By far the biggest concern many merchants will have is around inventory. Not everyone can be a big box store and charter extra planes and ships to ensure they maintain a solid stock position, so what can other businesses do to mitigate potential out of stock problems? If you run out of a bestseller and your next shipment is severely delayed, what will you do about it? Inventory includes not just your physical products, but also all the necessary packaging in order to actually ship them to your customers.


We’re seeing a lot in the news about labor shortages causing major headaches for global warehouses and ports. Giants like Amazon are also feeling the pinch here - in the UK they’re even offering temporary warehouse workers huge bonuses just to combat these problems. This issue scales down to impact SMBs also. Say for example someone in your fulfillment team comes down with Covid and your entire warehouse has to shut down for a period of time. What impact will this have on active orders? What if this happens close to holiday deadlines?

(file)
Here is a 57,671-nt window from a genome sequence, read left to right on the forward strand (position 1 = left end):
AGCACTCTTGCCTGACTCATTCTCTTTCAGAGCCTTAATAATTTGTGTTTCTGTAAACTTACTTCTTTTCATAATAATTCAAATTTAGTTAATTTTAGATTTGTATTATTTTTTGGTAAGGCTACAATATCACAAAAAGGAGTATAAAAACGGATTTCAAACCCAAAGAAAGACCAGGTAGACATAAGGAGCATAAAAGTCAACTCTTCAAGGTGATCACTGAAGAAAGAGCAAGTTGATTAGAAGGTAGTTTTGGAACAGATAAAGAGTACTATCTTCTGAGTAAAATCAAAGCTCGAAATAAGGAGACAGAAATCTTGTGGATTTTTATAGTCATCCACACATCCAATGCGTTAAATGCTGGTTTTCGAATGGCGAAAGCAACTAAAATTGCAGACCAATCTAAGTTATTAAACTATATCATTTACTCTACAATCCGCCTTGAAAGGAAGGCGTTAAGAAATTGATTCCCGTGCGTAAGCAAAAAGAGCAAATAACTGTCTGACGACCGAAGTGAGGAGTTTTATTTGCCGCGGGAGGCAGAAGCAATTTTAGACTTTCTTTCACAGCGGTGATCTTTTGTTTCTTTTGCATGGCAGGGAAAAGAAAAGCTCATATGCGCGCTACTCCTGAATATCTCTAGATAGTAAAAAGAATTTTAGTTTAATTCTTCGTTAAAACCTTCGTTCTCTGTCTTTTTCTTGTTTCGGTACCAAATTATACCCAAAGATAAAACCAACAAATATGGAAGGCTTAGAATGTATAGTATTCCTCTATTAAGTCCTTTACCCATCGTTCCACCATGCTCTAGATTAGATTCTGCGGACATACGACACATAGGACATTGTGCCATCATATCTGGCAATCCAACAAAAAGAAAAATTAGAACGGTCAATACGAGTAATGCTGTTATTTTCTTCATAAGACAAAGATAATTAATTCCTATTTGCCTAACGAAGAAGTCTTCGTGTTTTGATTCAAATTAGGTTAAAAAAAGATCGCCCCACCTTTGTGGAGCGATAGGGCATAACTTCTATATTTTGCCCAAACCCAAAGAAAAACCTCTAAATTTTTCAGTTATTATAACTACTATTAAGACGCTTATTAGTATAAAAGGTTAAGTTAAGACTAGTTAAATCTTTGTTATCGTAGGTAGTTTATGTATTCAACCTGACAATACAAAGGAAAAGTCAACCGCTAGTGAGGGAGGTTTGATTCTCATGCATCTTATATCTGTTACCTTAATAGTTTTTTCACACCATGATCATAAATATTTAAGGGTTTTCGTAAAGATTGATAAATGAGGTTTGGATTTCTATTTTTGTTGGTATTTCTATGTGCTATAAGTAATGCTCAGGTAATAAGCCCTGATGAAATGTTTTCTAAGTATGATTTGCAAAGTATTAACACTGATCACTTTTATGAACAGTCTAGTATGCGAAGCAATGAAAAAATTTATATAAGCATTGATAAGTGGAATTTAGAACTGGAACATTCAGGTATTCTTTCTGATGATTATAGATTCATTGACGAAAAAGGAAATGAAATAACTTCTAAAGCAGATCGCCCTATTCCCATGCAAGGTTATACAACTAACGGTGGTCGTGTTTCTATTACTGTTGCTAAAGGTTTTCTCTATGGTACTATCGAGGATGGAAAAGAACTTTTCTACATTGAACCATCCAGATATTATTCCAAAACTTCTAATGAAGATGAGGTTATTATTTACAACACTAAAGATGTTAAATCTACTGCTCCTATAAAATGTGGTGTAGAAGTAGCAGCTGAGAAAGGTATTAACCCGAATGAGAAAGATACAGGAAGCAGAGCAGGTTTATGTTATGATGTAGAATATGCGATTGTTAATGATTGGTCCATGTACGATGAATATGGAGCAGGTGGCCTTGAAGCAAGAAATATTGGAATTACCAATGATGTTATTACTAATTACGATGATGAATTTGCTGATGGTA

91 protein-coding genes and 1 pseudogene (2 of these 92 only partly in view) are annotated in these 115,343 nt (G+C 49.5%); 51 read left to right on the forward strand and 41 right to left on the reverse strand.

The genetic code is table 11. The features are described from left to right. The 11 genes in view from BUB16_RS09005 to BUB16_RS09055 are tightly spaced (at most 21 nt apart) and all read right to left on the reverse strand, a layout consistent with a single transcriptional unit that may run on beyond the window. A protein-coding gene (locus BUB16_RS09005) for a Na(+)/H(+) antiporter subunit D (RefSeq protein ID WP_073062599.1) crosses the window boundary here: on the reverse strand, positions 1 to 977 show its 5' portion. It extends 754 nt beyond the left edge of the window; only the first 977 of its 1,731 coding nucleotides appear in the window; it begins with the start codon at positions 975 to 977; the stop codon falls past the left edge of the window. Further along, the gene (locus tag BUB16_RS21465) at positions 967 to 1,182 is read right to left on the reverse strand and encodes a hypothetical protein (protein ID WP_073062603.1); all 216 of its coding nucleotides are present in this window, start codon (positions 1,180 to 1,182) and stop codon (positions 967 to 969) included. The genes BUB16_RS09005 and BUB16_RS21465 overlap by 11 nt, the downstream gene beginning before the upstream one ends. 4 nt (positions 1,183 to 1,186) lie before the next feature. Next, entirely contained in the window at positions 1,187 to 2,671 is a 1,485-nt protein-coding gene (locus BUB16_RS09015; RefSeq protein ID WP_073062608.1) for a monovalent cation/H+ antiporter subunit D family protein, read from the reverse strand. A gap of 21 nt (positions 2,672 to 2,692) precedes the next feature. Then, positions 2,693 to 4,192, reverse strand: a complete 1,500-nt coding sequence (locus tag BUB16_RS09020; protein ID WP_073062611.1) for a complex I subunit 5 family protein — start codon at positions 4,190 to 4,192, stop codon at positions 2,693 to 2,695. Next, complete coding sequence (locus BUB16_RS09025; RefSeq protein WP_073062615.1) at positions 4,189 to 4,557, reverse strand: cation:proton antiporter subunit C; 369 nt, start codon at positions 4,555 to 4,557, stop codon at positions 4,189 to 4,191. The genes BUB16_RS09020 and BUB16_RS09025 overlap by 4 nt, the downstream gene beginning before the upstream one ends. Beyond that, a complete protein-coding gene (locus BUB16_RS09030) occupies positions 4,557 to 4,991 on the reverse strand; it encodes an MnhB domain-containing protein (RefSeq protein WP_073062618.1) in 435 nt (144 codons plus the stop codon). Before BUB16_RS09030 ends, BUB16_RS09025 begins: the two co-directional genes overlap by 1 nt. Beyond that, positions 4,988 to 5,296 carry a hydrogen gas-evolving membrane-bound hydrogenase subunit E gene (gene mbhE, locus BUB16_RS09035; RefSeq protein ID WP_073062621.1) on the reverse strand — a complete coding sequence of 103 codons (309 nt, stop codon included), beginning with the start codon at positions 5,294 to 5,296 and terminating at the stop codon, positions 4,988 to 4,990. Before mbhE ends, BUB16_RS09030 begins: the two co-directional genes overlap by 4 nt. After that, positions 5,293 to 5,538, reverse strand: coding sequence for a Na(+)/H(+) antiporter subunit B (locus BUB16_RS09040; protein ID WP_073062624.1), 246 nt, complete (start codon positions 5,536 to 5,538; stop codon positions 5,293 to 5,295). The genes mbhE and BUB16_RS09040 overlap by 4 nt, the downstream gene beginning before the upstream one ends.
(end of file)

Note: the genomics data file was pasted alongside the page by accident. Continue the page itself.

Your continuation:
Customers love fast shipping, but not at a cost and they certainly don’t like when it’s delayed. The closer we get to the holidays, the more pressure there will be on an already overloaded delivery network. This will cause price increases for shipping services, and delays to orders especially if you sell internationally. Moreover, what’s your plan if your courier partner suddenly says there’s no way they can deliver past a certain date? You don’t want to lose out on holiday sales, so you need to have a plan ready to go.

Let’s look at what you can actually do about this.

What is your “out of stock” plan? How can we help?

One vital piece in this puzzle is your out of stock strategy. It isn’t the solution to all supply chain troubles, but it will help you to mitigate its impact on sales and customer acquisition. 

It all starts with communication. Say a bestseller goes out of stock over Black Friday weekend, and you’re not sure it will be back in stock before your order deadline. It might, but there’s a strong chance it won’t be. There are two potential outcomes here for how a customer may react: 

Option one, they hedge their bets and sign-up for back-in-stock notifications. Eventually they give up realizing it most likely won’t be back in stock, and they go elsewhere.